Find out which times during the day are most effective for productive work. Whether that’s a typical 9-5 or a more unconventional 2-10, make sure it’s designed around your specific energy levels, work preferences, and personal schedule. Keep to this designated schedule every day to train your brain to focus on work and nothing else during the allotted time.



2. Make a weekly and daily to-do list.
To-do lists make it easy to follow a plan and break down big projects into smaller tasks. Plotting out what needs to be done every day of every week frees your brain up to fully focus on each item of the list. It also helps in keeping track of what’s done and what needs to be completed next in order of priority.


3. Time block for similar tasks.
It can be distracting and unproductive to flit from administrative tasks to meetings to heavy-thinking outputs then back to emails. Tick off items on your lists by grouping tasks and steps into similar categories and blocking chunks of time specifically for a one group. It’s less mentally taxing and lets you complete multiple tasks consecutively.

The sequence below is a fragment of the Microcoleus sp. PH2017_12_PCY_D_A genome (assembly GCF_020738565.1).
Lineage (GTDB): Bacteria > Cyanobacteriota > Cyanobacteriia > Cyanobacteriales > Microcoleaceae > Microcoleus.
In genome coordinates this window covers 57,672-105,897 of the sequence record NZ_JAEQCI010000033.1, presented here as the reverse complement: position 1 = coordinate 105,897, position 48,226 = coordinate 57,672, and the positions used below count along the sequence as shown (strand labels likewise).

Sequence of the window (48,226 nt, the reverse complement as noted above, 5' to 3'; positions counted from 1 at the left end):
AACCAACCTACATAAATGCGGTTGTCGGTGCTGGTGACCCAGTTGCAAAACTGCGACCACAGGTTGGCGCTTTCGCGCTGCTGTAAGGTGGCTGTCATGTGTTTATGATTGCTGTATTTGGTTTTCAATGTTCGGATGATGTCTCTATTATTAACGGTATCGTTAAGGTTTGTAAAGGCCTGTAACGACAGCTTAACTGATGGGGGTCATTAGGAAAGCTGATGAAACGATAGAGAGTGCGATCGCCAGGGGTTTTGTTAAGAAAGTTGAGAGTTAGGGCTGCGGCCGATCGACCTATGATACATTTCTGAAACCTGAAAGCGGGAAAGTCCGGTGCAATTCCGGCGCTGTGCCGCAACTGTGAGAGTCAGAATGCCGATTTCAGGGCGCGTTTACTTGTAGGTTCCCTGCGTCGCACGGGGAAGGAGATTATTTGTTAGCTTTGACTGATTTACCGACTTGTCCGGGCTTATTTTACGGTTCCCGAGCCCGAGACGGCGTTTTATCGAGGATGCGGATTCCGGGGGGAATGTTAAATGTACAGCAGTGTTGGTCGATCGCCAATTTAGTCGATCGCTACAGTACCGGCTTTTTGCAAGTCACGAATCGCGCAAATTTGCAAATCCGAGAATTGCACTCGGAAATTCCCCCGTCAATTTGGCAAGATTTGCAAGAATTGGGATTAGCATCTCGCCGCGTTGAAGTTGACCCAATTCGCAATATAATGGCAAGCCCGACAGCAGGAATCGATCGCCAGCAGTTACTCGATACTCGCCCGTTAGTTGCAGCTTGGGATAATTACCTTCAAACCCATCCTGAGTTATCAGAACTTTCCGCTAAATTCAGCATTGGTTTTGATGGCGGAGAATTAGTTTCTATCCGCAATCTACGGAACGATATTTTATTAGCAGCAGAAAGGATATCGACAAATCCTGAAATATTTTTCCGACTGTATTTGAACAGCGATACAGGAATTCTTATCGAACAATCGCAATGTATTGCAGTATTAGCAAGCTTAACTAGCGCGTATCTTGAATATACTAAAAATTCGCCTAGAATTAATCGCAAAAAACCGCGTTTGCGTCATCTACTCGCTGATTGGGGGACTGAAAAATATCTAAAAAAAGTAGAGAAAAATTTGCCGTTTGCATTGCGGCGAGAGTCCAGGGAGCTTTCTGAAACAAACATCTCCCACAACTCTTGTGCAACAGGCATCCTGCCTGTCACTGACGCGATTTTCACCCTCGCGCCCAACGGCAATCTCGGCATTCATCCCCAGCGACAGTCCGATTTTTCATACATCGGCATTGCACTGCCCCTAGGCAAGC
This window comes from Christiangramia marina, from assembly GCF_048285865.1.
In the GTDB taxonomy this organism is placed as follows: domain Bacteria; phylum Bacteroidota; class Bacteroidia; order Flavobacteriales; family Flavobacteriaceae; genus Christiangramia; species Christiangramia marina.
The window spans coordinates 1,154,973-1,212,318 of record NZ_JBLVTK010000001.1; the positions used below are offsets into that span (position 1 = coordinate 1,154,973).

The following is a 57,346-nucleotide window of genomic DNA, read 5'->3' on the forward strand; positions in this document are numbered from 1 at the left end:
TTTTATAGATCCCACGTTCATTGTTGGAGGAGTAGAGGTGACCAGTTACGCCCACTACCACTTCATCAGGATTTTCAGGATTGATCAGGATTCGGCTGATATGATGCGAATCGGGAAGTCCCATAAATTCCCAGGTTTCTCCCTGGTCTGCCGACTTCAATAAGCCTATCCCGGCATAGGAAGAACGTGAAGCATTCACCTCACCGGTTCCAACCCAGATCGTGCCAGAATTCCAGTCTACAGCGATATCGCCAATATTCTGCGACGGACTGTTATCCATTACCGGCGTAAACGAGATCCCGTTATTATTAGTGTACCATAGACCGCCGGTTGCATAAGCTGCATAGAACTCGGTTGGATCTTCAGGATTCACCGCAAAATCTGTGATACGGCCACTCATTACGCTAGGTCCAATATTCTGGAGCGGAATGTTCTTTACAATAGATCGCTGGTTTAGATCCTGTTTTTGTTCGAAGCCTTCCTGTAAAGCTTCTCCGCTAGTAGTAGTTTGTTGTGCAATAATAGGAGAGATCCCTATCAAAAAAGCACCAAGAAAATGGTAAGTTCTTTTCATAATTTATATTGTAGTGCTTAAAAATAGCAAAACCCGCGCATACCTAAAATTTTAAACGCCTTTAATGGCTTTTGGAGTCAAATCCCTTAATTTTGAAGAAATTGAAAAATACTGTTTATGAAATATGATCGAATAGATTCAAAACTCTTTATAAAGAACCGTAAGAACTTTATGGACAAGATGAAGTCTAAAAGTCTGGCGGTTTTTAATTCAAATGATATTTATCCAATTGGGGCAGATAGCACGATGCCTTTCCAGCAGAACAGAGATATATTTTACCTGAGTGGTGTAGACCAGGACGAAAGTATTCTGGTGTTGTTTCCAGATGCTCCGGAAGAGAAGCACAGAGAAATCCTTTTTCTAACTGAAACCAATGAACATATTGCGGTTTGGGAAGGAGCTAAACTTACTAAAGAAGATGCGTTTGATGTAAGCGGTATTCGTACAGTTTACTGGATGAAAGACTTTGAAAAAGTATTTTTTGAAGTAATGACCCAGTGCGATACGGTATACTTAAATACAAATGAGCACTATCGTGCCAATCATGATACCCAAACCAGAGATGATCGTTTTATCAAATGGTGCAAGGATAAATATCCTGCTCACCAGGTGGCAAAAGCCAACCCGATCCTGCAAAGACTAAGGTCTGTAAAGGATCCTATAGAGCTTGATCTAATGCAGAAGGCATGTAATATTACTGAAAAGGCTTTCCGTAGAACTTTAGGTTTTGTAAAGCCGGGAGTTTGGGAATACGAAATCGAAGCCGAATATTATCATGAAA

4. Remove and reduce distractions.
Turn off your phone and computer notifications. Invest in apps that block social media sites during your designated work times. Switch to white noise or classical music when working. Let people in your space know you are working and are not to be disturbed. Do everything you can to make your space more conducive to intensive work.

5. Use productivity apps.
Invest in time trackers, collaboration tools, and assistive AI software to increase your work efficiency and cut down the time necessary to complete tasks. Some apps can even be programmed to remind you when it’s time to switch to a different task or to take a break.



6. Finish one task at a time.